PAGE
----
Bennington, and the east side was named Unity--changed to Cumberland four days
later--on 17 March 1778.)
The probate court is the only court that does "not proceed according to
common law," but under the jurisdiction of statutes. An appeal of equity can go
to the county court; however, a point of law goes directly to the Supreme Court.
The probate court has "jurisdiction of the probate of wills, the settlement of
estates, the appointment of guardians, and of the powers, duties and rights of
guardians and wards." This includes all adoption cases and any land transfer by
The justices' court was the court run by the justice of the peace. It was
designed to handle the day-to-day issues of a small, but legal nature. These
courts had the power to try all criminal actions that would result is a fine or
forfeiture not exceeding 40s and corporal punishments not exceeding 10 stripes!
All civil actions went before the justices' court except those of defamation,
replevin, trespass, or where title of land was concerned14.
Special CourtsThe first municipal court was created at the
incorporation of the first city, Vergennes, in 1788. The mayor was selected as
its judge. It is unclear whether he ever acted officially in this capacity. The
next municipal court was established at Burlington in 1865, with the head of the
court being called a "recorder." Similar courts were later set up in Barre,
Bellows Falls, Bennington, Brattleboro, Brighton, Montpelier, Rutland, St.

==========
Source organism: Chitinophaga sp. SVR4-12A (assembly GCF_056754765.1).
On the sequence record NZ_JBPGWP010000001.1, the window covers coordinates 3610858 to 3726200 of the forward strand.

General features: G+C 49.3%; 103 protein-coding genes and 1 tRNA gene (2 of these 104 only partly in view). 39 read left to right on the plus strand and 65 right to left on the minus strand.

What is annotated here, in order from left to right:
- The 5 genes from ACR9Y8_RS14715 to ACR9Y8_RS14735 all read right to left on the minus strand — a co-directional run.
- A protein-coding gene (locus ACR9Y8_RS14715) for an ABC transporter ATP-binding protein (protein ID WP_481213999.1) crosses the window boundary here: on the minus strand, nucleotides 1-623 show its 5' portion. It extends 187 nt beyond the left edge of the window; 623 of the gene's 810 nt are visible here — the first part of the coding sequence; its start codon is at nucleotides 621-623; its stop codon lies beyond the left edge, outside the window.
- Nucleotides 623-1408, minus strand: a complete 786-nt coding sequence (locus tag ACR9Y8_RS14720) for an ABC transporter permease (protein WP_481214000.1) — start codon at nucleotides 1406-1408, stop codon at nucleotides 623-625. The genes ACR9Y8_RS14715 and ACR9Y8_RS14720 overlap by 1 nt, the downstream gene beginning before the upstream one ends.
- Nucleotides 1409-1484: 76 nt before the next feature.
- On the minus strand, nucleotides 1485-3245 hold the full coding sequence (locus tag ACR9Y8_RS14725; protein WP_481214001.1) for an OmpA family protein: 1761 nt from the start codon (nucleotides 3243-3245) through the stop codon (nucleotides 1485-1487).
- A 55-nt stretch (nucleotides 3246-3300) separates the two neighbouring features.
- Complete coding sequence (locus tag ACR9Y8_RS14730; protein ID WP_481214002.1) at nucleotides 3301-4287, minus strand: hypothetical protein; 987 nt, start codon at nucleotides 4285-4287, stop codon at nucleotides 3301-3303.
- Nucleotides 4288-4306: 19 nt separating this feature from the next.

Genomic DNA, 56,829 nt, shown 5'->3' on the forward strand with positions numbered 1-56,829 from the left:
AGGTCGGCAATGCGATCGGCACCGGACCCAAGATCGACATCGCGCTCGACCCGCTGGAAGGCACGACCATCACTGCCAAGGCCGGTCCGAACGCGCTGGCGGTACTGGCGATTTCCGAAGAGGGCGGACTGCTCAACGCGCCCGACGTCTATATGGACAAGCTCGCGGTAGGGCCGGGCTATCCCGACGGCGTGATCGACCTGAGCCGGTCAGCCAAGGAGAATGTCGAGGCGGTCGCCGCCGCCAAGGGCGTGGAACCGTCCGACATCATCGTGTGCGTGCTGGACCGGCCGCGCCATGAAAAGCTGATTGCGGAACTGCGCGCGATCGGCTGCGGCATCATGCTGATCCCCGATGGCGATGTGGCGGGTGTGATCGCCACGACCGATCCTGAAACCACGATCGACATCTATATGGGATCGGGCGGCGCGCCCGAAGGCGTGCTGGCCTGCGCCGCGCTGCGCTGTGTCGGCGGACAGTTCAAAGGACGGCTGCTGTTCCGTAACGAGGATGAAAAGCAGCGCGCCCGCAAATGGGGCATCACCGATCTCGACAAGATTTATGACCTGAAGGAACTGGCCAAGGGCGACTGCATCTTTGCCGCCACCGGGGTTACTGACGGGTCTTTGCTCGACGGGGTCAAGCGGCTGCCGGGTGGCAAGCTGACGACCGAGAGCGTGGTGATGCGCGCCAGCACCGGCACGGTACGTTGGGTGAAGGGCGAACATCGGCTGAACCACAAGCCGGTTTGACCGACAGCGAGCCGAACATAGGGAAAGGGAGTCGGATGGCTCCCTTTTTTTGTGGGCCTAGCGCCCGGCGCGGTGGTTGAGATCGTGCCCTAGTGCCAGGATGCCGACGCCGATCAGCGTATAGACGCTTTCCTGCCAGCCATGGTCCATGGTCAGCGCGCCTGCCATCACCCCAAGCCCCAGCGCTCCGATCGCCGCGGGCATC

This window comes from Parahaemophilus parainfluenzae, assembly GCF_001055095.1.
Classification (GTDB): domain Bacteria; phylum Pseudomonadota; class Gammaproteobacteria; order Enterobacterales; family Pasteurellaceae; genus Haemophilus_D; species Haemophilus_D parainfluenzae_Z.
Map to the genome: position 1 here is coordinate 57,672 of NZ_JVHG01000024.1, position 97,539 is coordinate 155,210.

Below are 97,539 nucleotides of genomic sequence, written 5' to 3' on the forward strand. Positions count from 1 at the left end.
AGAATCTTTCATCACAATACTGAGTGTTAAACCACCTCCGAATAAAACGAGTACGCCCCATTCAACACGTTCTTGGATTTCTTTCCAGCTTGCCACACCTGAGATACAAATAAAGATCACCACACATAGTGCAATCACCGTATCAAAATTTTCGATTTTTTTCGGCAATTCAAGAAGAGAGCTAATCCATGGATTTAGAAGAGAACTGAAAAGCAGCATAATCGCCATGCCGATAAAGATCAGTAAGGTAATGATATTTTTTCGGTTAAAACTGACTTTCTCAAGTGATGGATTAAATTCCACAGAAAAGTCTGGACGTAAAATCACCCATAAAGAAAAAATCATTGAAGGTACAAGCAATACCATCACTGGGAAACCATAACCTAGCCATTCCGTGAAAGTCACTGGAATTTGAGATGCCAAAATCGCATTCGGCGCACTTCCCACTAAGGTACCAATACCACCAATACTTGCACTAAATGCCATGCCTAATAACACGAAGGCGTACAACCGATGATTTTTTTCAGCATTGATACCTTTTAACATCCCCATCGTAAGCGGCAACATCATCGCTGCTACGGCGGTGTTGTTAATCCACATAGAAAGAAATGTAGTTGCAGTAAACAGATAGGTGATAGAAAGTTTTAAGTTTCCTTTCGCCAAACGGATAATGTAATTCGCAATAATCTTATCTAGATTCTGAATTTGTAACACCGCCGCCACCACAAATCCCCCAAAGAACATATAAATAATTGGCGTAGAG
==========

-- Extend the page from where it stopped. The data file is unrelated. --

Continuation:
Albans, Springfield, and Winooski, and in the counties of Addison, Caledonia,
These fourteen courts had the same power as the justices' courts; however,
their jurisdiction was greater. These courts covered their entire county, with a
couple of exceptions. If there were two courts in the county, each court had
jurisdiction in the entire county, except for the town where the other court was
located. If a county had more than one probate district, this court covered only
the towns within its probate district. This meant that there were no municipal
courts in the counties of Grand Isle, Lamoille, and Orange16.
A court of confiscation, one in each county, was authorized by the governor
and council on 26 March 1778. Seven men were appointed as a court to confiscate
and order the sale of estates belonging to the enemy. These men were actually
the governor and council themselves and were on the court within the county in
which they resided. The General Assembly ratified this arrangement on 12
This court operated throughout the Revolutionary War. Anyone deemed a "Tory,"
that is, loyal to the Crown of England, had his lands confiscated and sold to
the benefit of the state. The families usually moved to Boston, New York, or to
Canada for the protection of the British Army. There are 152 known Tory cases in
Vermont, whether their title was from Vermont or a claim from New York.
Loyalists petitioned the British Parliament for their losses. Between 1785 and
1789, over 5000 cases were reviewed18.
Circuit judges were instituted by an act that took effect in the fall of 1850
as a change to the judicial system. A Supreme Court of three judges was
authorized, the state was divided into four judicial circuits, and a circuit
judge was appointed in each. It was his duty to preside in the county courts,
the Supreme Court judges having no duties to perform in the county courts; each
circuit judge was a chancellor, the Supreme Court having no jurisdiction in
equity matters, except as a court of appeals. This act continued in force for
seven years and was repealed by an act that took effect in
Readers interested in this subject, or related ones, should review the works
cited in the article and this list of additional works: